Financial milestones to reach before retirement
Pre-retirees are advised to have an emergency fund that can cover three months of living expenses before they leave the workforce for good, according to this article on personal finance website Motley Fool. Paying off the home mortgage, as well as credit card debt, before retiring can also improve financial prospects in the golden years. Clients should also have a sizeable amount of savings in their retirement accounts, as they have to replace roughly 80% of their pre-retirement income after they retire.

Mortgage interest tax deductions cost the federal government $68.2 billion in 2012, according to an expert.
Bloomberg News

Be careful: RMDs and taxes can undermine retirement plans
Retirees could face a heavy tax burden when they turn 70, as they are compelled to start taking required minimum distributions from tax-deferred retirement accounts, according to this article from Kiplinger. While these distributions are taxed as ordinary income, retirees might also move to a higher tax bracket because of an increase in income from Social Security, pension and other sources. To minimize their RMDs, retirees should consider buying insurance products, converting a portion of their savings into a Roth account, and holding their growth-oriented investments outside their IRAs.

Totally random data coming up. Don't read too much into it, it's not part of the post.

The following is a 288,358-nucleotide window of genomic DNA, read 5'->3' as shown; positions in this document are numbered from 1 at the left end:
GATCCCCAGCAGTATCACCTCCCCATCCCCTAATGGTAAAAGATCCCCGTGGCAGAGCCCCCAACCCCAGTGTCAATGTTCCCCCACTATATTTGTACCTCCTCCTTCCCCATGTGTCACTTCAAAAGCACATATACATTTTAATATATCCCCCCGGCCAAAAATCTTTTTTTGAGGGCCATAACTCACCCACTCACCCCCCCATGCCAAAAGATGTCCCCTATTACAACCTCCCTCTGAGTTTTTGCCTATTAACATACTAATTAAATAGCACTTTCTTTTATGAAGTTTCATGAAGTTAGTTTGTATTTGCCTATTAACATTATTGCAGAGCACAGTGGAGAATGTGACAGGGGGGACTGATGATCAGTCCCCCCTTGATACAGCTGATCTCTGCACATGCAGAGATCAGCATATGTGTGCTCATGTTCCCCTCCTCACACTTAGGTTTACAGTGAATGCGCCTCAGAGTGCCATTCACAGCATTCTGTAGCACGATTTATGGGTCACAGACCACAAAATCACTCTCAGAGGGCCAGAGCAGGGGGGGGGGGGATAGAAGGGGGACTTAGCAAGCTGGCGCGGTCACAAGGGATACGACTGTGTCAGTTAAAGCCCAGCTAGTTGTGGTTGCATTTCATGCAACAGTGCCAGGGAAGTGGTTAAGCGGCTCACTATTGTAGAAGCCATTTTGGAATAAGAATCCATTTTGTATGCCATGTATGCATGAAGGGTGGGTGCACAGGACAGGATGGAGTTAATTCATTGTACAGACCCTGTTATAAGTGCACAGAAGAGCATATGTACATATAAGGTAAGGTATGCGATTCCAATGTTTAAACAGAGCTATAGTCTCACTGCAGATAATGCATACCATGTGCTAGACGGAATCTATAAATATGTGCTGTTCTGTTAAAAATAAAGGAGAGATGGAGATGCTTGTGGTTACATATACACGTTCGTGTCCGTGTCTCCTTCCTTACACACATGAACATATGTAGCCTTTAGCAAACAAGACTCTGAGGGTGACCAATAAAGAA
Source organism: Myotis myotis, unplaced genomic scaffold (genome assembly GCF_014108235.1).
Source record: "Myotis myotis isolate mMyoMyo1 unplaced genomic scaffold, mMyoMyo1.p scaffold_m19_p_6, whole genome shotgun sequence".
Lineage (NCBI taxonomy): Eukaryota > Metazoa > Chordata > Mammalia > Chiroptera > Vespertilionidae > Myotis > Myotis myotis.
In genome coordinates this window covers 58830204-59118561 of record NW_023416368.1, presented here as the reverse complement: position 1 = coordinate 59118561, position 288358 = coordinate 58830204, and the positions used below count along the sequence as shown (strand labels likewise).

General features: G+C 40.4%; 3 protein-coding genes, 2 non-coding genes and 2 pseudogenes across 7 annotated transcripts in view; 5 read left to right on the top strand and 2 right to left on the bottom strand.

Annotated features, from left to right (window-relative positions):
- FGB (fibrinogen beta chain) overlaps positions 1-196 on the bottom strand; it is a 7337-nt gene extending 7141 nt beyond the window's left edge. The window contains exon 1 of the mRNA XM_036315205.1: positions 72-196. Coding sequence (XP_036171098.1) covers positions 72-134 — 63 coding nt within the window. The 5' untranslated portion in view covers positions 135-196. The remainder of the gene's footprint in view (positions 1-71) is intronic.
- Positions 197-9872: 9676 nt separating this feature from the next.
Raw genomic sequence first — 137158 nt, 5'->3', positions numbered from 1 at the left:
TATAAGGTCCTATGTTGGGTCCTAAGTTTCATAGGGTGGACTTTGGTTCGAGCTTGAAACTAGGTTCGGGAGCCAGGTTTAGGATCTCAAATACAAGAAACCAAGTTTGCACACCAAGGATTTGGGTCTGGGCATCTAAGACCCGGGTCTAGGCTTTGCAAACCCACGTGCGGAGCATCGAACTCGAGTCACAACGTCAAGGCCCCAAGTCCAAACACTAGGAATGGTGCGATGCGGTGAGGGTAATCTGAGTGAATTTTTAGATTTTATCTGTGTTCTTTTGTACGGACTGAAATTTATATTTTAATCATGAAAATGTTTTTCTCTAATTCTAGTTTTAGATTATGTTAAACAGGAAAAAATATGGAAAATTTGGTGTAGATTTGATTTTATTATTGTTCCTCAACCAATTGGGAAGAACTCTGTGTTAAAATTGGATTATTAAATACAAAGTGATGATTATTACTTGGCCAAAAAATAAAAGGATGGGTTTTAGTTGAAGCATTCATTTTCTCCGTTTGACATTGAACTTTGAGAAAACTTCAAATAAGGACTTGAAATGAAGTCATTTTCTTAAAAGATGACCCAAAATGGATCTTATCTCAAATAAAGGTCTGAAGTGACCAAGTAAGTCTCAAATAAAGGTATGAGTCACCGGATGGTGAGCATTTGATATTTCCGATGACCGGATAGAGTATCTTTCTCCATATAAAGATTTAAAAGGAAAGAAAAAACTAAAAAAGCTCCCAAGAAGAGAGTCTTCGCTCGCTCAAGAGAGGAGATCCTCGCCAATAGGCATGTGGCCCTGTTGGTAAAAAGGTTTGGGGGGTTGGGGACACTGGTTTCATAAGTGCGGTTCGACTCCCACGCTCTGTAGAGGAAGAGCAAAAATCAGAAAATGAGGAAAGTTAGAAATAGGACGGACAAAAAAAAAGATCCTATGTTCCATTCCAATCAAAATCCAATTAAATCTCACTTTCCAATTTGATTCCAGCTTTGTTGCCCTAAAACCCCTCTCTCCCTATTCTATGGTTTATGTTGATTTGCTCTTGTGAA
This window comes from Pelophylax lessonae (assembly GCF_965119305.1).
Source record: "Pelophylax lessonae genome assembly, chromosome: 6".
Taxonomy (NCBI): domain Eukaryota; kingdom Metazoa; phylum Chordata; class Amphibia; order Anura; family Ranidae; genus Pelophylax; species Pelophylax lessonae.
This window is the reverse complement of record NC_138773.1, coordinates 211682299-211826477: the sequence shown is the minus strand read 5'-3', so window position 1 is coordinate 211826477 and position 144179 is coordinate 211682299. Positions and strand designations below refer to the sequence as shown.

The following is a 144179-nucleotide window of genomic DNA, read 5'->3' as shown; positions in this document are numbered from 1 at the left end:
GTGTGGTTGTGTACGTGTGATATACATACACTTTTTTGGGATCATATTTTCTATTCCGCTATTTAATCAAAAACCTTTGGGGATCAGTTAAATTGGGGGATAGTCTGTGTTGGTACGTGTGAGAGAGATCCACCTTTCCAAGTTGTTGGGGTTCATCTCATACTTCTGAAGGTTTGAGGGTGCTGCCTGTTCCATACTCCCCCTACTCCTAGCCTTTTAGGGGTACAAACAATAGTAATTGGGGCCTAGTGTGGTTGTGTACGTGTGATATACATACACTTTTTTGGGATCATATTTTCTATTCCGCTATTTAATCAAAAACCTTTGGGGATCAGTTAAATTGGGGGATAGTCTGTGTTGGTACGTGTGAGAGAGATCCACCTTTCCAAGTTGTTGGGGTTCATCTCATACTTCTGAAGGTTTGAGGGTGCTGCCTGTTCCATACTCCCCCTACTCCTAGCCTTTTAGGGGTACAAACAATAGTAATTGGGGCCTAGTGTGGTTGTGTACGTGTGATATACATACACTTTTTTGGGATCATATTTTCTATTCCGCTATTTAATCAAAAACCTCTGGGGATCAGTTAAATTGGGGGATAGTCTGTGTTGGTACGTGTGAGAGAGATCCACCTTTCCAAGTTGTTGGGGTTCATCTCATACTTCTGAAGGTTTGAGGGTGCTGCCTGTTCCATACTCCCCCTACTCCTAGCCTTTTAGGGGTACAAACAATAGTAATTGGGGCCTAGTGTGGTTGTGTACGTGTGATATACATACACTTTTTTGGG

3 tips from the very rich that can help improve retirement
For rich people, retiring is not based on age but on the ability to maintain their preferred lifestyle even after leaving their career for good, according to this article from Money. Wealthy investors also continue investing in stocks even after they retire, as they understand that they need to grow their investments for income. Rich people also believe that there are other factors aside from building a nest egg to have a "successful" retirement.

How this man was able to retire at the age of 33
An investor shares that he managed to amass more than $1.2 million in retirement funds and retire at the age of 33 by simply saving aggressively and reducing household expenses, according to this article from Forbes. "I committed to saving a significant percentage of my paycheck," says the investor. "It made our paychecks artificially tiny. But maxing out savings options is like putting your net worth on steroids."

Clients can't buy a house? Here's how they can still build wealth
For clients who cannot afford to buy a house, saving in a 401(k) plan or an IRA is another strategy to build wealth, according to this article on CNBC. "If you have access to a 401(k), if you can open up a Roth IRA, those are great places to start," says a financial expert. Younger workers may want to start contributing to a traditional IRA and a Roth IRA and "invest it for long term growth."

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